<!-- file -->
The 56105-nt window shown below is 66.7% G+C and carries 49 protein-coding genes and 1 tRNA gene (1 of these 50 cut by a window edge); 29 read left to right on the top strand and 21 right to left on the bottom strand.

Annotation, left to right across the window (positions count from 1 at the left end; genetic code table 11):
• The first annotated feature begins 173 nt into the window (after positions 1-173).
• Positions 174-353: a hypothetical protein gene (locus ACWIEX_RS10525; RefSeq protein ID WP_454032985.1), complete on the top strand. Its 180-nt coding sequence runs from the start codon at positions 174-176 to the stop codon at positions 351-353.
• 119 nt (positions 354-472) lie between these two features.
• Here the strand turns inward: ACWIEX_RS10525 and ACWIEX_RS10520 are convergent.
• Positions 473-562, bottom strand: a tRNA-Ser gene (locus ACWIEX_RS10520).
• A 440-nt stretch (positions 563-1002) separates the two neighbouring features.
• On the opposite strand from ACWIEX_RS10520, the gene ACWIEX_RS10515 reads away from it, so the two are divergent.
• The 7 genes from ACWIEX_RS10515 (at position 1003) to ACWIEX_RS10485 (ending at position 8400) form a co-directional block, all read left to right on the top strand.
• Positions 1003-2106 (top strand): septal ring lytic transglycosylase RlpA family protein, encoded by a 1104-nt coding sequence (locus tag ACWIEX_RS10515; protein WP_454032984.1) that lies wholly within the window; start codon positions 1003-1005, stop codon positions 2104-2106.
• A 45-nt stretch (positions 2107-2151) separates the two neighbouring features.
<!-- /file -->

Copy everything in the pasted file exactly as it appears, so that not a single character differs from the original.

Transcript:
The 56105-nt window shown below is 66.7% G+C and carries 49 protein-coding genes and 1 tRNA gene (1 of these 50 cut by a window edge); 29 read left to right on the top strand and 21 right to left on the bottom strand.

Annotation, left to right across the window (positions count from 1 at the left end; genetic code table 11):
• The first annotated feature begins 173 nt into the window (after positions 1-173).
• Positions 174-353: a hypothetical protein gene (locus ACWIEX_RS10525; RefSeq protein ID WP_454032985.1), complete on the top strand. Its 180-nt coding sequence runs from the start codon at positions 174-176 to the stop codon at positions 351-353.
• 119 nt (positions 354-472) lie between these two features.
• Here the strand turns inward: ACWIEX_RS10525 and ACWIEX_RS10520 are convergent.
• Positions 473-562, bottom strand: a tRNA-Ser gene (locus ACWIEX_RS10520).
• A 440-nt stretch (positions 563-1002) separates the two neighbouring features.
• On the opposite strand from ACWIEX_RS10520, the gene ACWIEX_RS10515 reads away from it, so the two are divergent.
• The 7 genes from ACWIEX_RS10515 (at position 1003) to ACWIEX_RS10485 (ending at position 8400) form a co-directional block, all read left to right on the top strand.
• Positions 1003-2106 (top strand): septal ring lytic transglycosylase RlpA family protein, encoded by a 1104-nt coding sequence (locus tag ACWIEX_RS10515; protein WP_454032984.1) that lies wholly within the window; start codon positions 1003-1005, stop codon positions 2104-2106.
• A 45-nt stretch (positions 2107-2151) separates the two neighbouring features.